It takes different ways of thinking to navigate when exploring different systems. On one system, a person might be able to find their way around easily the first time; on another, they may find themselves messing things up without knowing what they are doing—and unable to put things back to how they started. That is, in my opinion, exploration gone wrong. Exploration is about learning a new system, thinking in a new framework, understanding a new world. If you make things even more boggling for yourself, you’re worse off than you started.
Making mistakes is a part of the process of learning, and no one should mistake me and think that by “boggling yourself” I mean making mistakes. Rather, I mean when you perform what you think is a discrete action, and a result follows, and you perform the action again and a different and unrelated result occurs. This is often because what you think of as a discrete action is in fact an amalgamation of several; or else because an aspect of the discrete action that you considered to be unimportant and ambiguous to the action’s meaning (such as a twitch of the leg is to a handshake, where for it to occur or not makes no difference) is in fact a differentiating factor, and so you performed two separate actions each time without realizing it. If we do not have an inkling of our discrete action as being anything other than that, then we shall be stuck, unable to make reproducible results out of exploratory events.
That is why I say, perhaps to some people’s dismay, that exploration in this sense (that is, self-taught learning) will require a preexisting way of thinking per every system that the learner is exploring. It is an admirable trait of many modern technological devices that they are easily picked up without instruction by people whose only relevant preexisting thought structures come from modern society. That means that to someone immersed in and used to the everyday functioning of today will be able to learn on their own many computational devices. I applaud technological ingenuity for being able to access these basic thinking frameworks in the way they set up their systems.
If you are wondering what I refer to, let me point to a real example. Some of my readers might have heard of the instance where a humanitarian organization dropped off a box of packaged tablets (I believe they were solar powered) in rural, third-world villages that had little outside contact, including no computerized or electric technology and no English speakers. Within 6 months, the children in the towns had gone from figuring out what the tablets were and how to turn them on to hacking them so as to adjust locked settings and beginning to learn English and other subjects on the tablets—all on their own.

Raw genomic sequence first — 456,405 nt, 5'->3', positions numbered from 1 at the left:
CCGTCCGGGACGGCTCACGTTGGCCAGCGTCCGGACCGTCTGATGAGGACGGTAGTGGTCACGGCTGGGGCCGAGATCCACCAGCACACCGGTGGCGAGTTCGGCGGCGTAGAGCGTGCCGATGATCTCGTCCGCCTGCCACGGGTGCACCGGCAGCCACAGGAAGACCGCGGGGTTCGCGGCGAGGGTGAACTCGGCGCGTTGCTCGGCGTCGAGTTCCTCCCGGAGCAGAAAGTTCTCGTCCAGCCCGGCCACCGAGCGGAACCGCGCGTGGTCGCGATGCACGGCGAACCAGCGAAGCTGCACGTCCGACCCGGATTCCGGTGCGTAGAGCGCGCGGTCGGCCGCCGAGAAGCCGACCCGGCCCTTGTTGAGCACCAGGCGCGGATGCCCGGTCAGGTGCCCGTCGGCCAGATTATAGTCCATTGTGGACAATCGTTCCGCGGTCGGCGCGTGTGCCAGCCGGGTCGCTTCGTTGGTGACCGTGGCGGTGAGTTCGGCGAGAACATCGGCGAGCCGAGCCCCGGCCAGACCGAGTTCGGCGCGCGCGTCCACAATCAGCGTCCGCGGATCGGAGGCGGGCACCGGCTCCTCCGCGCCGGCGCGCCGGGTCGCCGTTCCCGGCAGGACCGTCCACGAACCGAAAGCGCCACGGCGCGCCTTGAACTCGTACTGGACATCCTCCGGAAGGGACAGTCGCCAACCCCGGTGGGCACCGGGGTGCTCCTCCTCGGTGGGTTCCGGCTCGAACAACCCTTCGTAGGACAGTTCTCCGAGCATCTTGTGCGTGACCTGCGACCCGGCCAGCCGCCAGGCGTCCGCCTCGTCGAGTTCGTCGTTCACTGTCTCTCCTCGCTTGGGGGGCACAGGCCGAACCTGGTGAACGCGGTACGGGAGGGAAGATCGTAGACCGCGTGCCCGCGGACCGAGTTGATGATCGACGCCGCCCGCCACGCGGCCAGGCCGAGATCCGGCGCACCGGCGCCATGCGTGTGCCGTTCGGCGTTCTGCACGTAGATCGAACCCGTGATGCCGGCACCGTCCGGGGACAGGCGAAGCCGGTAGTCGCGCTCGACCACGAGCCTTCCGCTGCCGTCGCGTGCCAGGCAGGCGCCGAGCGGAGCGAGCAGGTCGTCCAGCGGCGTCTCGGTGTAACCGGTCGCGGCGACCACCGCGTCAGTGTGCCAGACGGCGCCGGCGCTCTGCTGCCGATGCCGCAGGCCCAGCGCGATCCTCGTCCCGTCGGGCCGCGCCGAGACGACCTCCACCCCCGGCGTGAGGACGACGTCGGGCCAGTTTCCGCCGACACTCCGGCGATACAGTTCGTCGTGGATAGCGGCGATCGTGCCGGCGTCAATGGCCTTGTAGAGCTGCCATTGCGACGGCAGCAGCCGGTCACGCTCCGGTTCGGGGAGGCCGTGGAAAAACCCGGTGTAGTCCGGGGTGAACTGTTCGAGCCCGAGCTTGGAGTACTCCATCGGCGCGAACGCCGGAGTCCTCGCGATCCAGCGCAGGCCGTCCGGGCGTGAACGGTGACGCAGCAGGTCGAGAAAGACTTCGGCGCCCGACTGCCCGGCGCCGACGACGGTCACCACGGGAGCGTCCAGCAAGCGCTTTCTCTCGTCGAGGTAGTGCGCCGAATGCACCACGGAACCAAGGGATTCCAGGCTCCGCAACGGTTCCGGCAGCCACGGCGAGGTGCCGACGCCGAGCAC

There are many similar examples, homeschooling being another, but there are also many examples we could draw where a new system is not accessible or learnable by simply exploring it on one’s own. However, all systems are accessible with the right instruction, and this is where homeschooling is an excellent example, as most homeschooled children are a pretty good mix of self- and parent-taught. Imagine if this concept were incorporated into all models of education: children receive the basic necessary instruction from a teacher (i.e. the mental framework necessary to grasp the structure of the new system being learned) and then are given free rein to apply it and learn further in that area, or in a different, similarly-structured area, on their own.
A lot of homeschooled children, and all children to some degree, also benefit from the third successful method of teaching new material: peer instruction. Usually this refers to a peer who is older or more experienced in the new area, although it can also refer to equally-matched peers. (I refrain from saluting the “group project” method of teaching, where students of an equal level are put together to learn in tandem. Generally, a student of any subject will learn best when able to research on their own and then present their findings to the scrutiny of the group. I do not deny the use and even necessity of working with others, but I think it behooves teachers to let learners develop their own ideas without relying on others to do the work, and then to dialog and discuss their and others’ ideas analytically. Those skills, both in learning and in socializing, are far more valuable than having a group leader manage people and try to get everyone to get their homework done—which often devolve into threatening or passive-aggressive interactions: so much for learning social skills.)